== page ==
London Consultant Muirinn O'Neill, reflects on the infighting within the Republican Party
As the sun sets on a week which has left the Republican Party on the brink of implosion, many in the Party are left wondering to themselves how they have gotten to this point. In just eight short months, Trump has managed to flabbergast his political opponents, inside and out of the GOP, and do the unthinkable, by just about clinching the Republican nomination, having carried ten of the first fifteen Republican Primary contests.
Whilst many have been quick to blame the media for ‘creating a monster’ with constant coverage of his outlandish statements, it has been the Republican Party itself and the other Republican hopefuls that have been the key contributor to this meteoric rise. In a race where the other candidates spent huge amounts of time and money tearing each other apart in the hope of becoming the Trump alternative, buoyed by the idea that if they could just face him one-on-one they could come out on top, they have given Trump the chance to rise unchallenged and unchecked. The only hope for the Republican Party now is defeating Trump in the winner-takes-all-delegates states voting on March 15th, blocking Trump from winning outright selection and forcing a brokered convention, where delegates can switch their allegiances. However, this seems unlikely as many have highlighted that this flagrant disregard for the popular vote will serve only to enrage Trump supporters and essentially hand the presidency to the Democrats.
Whilst the Party elite and other candidates seem to have finally swung into action, it seems as if nothing can get in the way of Trump’s rise. Attacks from Rubio and Cruz seem to have done little to damage the front runner and criticism from both John McCain and Mitt Romney seem not only to have fallen on deaf ears, but also serve to bolster Trump’s anti-establishment persona. The top financiers within the Republican establishment have also mobilised, with swathes of anti-Trump ads expected in the coming weeks, but this all may be too little too late. What’s worse, by much of the GOP elite, including Romney, refusing to nominate one single alternative, they have essentially called for a civil war to rage throughout the summer in the hope of outmanoeuvring Trump at the convention, a plan which seems to serve only to deepen chasms within the Party.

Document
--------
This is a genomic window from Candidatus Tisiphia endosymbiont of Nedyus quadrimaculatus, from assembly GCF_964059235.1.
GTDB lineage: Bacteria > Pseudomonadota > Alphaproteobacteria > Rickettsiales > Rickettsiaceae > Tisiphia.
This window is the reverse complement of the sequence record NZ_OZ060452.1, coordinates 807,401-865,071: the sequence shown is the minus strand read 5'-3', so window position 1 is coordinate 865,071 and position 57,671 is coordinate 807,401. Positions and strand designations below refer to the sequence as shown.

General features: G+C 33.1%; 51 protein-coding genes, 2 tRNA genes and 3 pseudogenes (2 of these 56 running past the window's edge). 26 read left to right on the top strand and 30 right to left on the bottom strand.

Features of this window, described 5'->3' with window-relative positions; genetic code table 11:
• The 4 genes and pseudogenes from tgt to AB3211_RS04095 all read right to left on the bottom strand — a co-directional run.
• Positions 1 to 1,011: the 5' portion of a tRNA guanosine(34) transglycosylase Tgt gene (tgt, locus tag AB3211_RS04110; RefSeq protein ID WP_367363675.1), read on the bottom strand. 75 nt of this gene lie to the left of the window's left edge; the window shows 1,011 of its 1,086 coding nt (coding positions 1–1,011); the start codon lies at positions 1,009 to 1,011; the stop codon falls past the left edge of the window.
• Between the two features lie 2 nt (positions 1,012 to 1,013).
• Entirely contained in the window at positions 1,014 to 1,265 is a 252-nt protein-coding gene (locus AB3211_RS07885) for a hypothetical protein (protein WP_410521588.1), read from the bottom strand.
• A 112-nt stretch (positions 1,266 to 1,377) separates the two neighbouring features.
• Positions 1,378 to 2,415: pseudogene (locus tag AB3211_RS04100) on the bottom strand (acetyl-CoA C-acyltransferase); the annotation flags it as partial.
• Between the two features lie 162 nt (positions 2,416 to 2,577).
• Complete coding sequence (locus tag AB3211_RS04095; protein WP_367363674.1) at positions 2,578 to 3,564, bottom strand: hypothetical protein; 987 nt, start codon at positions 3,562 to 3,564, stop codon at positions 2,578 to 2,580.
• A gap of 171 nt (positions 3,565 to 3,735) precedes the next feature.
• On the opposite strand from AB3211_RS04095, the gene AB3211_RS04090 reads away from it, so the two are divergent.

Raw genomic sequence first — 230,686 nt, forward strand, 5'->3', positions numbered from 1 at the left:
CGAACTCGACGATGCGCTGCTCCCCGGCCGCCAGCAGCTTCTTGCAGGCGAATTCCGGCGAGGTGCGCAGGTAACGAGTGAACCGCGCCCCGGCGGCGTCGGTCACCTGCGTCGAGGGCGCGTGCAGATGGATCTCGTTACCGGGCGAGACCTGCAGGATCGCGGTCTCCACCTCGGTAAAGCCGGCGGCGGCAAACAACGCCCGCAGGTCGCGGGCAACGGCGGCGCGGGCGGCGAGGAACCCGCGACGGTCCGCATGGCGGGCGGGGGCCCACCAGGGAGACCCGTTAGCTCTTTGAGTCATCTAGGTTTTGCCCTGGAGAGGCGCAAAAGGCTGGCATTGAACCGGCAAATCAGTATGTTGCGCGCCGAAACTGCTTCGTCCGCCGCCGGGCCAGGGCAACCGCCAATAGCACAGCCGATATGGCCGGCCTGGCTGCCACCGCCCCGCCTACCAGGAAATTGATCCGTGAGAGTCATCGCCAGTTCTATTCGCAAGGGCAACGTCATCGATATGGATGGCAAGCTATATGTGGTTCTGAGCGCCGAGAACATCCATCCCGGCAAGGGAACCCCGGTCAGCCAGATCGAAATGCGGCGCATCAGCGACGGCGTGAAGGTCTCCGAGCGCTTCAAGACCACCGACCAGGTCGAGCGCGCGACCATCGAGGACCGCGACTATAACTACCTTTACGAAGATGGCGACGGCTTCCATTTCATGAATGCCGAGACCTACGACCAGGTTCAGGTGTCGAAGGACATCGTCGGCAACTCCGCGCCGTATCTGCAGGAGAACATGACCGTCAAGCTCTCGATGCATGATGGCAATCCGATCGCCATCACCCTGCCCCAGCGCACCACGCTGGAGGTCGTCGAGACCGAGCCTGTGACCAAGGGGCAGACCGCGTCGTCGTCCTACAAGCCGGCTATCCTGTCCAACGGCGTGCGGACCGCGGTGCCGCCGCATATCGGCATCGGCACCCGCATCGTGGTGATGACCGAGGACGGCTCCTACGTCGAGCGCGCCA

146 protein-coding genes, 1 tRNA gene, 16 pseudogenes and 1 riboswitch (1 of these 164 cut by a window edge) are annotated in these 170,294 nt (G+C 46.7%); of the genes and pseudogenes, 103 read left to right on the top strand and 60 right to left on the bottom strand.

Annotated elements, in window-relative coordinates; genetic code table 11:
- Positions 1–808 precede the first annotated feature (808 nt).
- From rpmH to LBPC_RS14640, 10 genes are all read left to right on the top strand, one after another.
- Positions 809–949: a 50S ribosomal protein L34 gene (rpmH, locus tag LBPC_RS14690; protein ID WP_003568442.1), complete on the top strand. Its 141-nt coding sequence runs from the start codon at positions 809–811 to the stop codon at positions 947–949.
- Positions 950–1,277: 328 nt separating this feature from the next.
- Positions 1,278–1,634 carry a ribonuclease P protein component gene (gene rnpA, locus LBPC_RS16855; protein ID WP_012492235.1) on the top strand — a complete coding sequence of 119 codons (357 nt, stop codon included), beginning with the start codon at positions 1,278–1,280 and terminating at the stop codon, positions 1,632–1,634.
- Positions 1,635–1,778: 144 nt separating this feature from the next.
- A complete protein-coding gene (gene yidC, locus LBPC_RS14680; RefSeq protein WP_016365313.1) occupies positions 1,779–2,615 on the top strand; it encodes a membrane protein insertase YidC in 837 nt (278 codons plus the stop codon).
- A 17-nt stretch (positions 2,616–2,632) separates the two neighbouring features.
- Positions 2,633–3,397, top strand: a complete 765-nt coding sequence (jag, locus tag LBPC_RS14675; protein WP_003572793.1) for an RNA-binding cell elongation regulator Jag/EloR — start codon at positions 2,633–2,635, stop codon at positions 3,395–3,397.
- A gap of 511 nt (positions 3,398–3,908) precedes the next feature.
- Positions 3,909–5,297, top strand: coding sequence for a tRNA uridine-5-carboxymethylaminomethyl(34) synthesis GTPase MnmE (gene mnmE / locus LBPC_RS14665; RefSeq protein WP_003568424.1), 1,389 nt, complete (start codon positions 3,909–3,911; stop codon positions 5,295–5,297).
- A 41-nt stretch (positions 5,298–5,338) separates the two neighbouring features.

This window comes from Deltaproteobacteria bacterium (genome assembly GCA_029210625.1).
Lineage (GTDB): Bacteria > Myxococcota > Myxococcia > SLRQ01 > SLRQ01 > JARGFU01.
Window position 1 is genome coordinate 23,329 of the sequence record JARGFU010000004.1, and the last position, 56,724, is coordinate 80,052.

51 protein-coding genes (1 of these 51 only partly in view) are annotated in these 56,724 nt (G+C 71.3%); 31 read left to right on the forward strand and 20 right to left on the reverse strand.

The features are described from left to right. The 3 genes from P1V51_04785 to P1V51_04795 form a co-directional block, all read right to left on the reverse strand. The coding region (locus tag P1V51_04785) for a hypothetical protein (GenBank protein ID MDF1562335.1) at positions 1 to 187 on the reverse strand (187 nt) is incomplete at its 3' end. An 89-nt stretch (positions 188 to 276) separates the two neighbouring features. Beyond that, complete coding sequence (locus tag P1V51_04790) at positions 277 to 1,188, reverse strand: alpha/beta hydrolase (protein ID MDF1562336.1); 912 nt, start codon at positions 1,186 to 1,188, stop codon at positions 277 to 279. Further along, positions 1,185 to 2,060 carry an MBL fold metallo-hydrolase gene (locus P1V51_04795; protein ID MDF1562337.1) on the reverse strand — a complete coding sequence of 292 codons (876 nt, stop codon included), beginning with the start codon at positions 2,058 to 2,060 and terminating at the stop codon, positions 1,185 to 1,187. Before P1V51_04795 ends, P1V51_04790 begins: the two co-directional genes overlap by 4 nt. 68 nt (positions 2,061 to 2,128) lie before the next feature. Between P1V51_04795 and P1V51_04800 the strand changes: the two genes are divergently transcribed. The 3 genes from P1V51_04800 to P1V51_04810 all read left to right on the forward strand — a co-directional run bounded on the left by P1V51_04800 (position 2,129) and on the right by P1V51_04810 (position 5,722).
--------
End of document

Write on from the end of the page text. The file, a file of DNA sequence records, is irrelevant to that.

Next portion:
Whilst it is easy for us on this side of the Atlantic to scoff at the spectacle of theatrical American politics, the image of a party at war with itself over a controversial leader looks not too dissimilar to our own Labour Party. The conflict between the establishment and grass roots of the party is something mirrored by Corbyn’s Labour, as too are the interventions from senior party figures, for example Blair and Brown, pleading for a candidate who is ‘electable’. The Conservative Party also, despite a comprehensive victory in the last election, does not escape unscathed. Currently splintering over the EU Referendum, Prime Minister Cameron seems to also be experiencing his own kind of grass roots rebellion, whilst a leadership contest is waged behind closed doors.
Alas, it seems as if Party unity is a rare commodity in the current political climate, with the Democrats facing their own splinter movement in the shape of Bernie Sanders. However, it is the Republican Party that stands to lose the most from their in-fighting. With numerous senior party figures vowing that they will refuse to vote for Trump and fears over what Trump on the ticket will do to the 2016 Congressional and State races, the Republican Party could be setting themselves up for an extended political exile.
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